Court Reviews Will Contest with Intentional Interference with Inheritance Claim
On November 4, 2020, the Iowa Court of Appeals issued a ruling in a seven-sibling dispute over the inheritance of 240 acres of farmland. The court affirmed a jury verdict setting aside a mother’s will due to lack of mental capacity and undue influence, but reversed the portion of the verdict finding intentional interference with an inheritance. The court remanded for a new trial.
In this case, the plaintiffs--five middle siblings—sued their brothers—the oldest and the youngest sibling—seeking to have their mother’s 2012 will set aside for undue influence and lack of testamentary capacity. They also sought damages for intentional interference with an inheritance. While earlier wills drafted by the mother and father had divided the 240-acre farm equally among the siblings, the 2012 will, executed after the father’s death, left the farm only to the two defendants.
At trial, the plaintiffs presented evidence showing that the older brother had long tried to convince his parents to exclude his other five siblings and leave the farm only to him and his youngest brother. At a 2005 family meeting, for example, the older brother “was dictating to [the parents] how he thought things should be handled.” The parents, however, had resisted this pressure. In 2009, the defendants met with the family attorney and told him that their parents wanted to create new wills which left the farm to them. After the family attorney showed the drafts to the parents, however, the parents rejected the proposed wills and created new wills dividing their estates equally among the seven children. The father passed away later that year, and the mother suffered a severe mental decline because of Alzheimer’s disease. Testimony suggested that the mother was mostly unable to carry on a conversation after the father died. The mother’s long-time attorney had written a letter in 2010 stating that he did “not feel [the mother was] able to competently sign a new will.”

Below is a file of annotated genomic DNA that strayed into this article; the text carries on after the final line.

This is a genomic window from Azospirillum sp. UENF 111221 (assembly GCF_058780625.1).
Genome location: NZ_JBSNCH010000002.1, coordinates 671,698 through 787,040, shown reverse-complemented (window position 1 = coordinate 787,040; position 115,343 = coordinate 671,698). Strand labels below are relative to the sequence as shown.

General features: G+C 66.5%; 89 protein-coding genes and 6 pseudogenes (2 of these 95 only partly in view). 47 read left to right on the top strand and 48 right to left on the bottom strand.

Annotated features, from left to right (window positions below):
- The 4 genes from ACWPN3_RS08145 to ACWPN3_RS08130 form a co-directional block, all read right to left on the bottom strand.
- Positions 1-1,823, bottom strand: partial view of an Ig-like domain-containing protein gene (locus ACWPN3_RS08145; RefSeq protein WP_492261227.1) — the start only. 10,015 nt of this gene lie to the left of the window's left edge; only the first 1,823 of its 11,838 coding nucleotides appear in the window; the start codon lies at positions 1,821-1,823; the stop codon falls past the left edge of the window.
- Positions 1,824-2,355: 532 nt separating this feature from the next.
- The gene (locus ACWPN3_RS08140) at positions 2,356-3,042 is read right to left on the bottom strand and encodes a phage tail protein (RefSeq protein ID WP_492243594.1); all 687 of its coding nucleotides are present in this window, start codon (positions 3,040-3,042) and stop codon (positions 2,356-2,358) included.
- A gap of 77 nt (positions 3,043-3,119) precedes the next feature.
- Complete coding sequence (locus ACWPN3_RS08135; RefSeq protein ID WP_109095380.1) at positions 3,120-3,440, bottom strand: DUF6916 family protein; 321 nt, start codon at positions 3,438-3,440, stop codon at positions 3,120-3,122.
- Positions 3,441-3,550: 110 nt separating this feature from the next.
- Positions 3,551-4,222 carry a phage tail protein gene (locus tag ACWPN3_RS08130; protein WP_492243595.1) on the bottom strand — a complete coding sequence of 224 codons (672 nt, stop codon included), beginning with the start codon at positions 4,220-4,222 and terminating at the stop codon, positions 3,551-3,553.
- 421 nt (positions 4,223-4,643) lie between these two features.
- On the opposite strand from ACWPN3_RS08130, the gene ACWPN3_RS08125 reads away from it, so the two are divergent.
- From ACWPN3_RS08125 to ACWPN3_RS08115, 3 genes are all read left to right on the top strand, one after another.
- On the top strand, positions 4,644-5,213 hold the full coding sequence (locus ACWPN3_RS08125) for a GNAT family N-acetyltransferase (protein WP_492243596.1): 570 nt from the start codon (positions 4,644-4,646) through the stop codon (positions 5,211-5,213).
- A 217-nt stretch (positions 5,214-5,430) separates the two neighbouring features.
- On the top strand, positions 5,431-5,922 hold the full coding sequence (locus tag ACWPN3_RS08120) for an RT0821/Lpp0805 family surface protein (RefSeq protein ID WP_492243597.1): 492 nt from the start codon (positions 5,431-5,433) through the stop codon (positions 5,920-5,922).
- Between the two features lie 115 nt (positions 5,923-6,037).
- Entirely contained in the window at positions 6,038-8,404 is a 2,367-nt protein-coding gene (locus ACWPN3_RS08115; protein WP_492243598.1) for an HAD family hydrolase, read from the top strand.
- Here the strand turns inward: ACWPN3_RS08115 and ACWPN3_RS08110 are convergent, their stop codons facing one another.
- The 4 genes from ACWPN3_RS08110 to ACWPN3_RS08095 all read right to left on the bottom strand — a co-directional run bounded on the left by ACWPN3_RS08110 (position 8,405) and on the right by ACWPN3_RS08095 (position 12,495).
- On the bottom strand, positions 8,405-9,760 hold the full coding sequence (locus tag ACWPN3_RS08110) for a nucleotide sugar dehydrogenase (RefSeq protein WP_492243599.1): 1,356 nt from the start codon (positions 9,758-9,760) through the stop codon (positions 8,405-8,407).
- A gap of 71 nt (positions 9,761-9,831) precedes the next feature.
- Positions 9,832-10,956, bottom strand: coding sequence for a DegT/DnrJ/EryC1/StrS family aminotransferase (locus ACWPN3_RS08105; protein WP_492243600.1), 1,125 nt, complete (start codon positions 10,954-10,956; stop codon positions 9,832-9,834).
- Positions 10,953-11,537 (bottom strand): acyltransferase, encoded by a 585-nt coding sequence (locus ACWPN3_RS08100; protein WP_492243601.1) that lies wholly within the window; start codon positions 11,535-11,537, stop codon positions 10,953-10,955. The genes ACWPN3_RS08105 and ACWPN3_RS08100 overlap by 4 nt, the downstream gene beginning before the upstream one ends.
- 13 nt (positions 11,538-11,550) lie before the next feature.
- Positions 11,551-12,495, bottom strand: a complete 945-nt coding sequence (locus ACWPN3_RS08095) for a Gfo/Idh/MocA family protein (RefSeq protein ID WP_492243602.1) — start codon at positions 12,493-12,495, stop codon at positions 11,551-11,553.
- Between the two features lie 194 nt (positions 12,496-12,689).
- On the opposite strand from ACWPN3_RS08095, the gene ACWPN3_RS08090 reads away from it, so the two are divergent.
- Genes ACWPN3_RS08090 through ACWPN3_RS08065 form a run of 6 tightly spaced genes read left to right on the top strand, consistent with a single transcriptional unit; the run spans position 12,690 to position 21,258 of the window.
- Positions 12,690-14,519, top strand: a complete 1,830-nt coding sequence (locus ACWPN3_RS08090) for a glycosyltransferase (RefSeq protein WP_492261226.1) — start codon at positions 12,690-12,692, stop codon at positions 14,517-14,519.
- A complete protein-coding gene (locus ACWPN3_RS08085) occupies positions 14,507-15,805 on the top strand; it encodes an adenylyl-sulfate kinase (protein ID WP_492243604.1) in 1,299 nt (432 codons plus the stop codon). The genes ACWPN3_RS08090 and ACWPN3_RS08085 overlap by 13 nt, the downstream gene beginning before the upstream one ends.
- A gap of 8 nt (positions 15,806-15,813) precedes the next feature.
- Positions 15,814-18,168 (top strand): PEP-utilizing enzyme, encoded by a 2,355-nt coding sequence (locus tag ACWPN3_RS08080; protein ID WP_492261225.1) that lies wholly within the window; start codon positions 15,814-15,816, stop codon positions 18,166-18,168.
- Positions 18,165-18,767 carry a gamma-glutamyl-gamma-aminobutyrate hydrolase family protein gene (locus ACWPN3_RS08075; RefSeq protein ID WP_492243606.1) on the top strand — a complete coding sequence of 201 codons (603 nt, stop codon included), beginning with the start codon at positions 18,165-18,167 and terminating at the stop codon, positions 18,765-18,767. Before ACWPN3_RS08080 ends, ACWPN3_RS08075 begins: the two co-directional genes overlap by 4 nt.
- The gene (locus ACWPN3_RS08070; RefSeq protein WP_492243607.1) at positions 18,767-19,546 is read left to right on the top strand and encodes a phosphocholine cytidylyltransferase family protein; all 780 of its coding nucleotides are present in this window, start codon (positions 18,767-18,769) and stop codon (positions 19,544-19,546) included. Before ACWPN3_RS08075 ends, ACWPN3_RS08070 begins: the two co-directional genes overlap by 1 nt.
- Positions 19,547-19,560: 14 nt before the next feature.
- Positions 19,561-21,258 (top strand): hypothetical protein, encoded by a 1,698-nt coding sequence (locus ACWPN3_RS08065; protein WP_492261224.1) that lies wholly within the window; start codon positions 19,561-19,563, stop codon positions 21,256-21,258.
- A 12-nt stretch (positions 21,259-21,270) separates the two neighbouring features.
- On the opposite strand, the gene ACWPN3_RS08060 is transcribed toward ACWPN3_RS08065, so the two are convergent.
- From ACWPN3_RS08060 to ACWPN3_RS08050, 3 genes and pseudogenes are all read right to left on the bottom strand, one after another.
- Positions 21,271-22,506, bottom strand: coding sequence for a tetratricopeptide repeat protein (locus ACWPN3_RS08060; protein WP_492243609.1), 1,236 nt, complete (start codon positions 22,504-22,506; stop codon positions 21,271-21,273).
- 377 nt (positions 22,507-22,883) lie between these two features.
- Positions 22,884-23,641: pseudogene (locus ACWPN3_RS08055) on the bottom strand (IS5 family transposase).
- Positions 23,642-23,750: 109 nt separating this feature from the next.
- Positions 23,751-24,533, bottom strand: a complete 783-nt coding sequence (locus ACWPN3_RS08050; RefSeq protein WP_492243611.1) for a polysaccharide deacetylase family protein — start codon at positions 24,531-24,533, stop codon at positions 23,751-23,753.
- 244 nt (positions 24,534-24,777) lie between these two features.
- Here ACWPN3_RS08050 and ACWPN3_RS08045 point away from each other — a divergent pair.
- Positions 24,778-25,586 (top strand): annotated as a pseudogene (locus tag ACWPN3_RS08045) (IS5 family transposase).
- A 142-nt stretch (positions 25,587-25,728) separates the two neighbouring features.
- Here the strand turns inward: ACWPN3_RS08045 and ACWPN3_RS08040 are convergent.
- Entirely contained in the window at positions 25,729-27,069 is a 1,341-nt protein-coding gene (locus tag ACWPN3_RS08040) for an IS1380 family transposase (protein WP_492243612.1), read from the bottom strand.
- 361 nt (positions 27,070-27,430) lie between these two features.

In 2012, the mother’s attorney sent a letter to the oldest son asking him and the youngest brother to stop attempting to convince their mother to change her will. In response, the older brother secretly worked with a new attorney to have the mother execute a new will leaving the farm to the two defendants. The older brother paid this lawyer personally and did not inform the new attorney of his parents’ previous refusals to execute such a will.
Lawsuit and Trial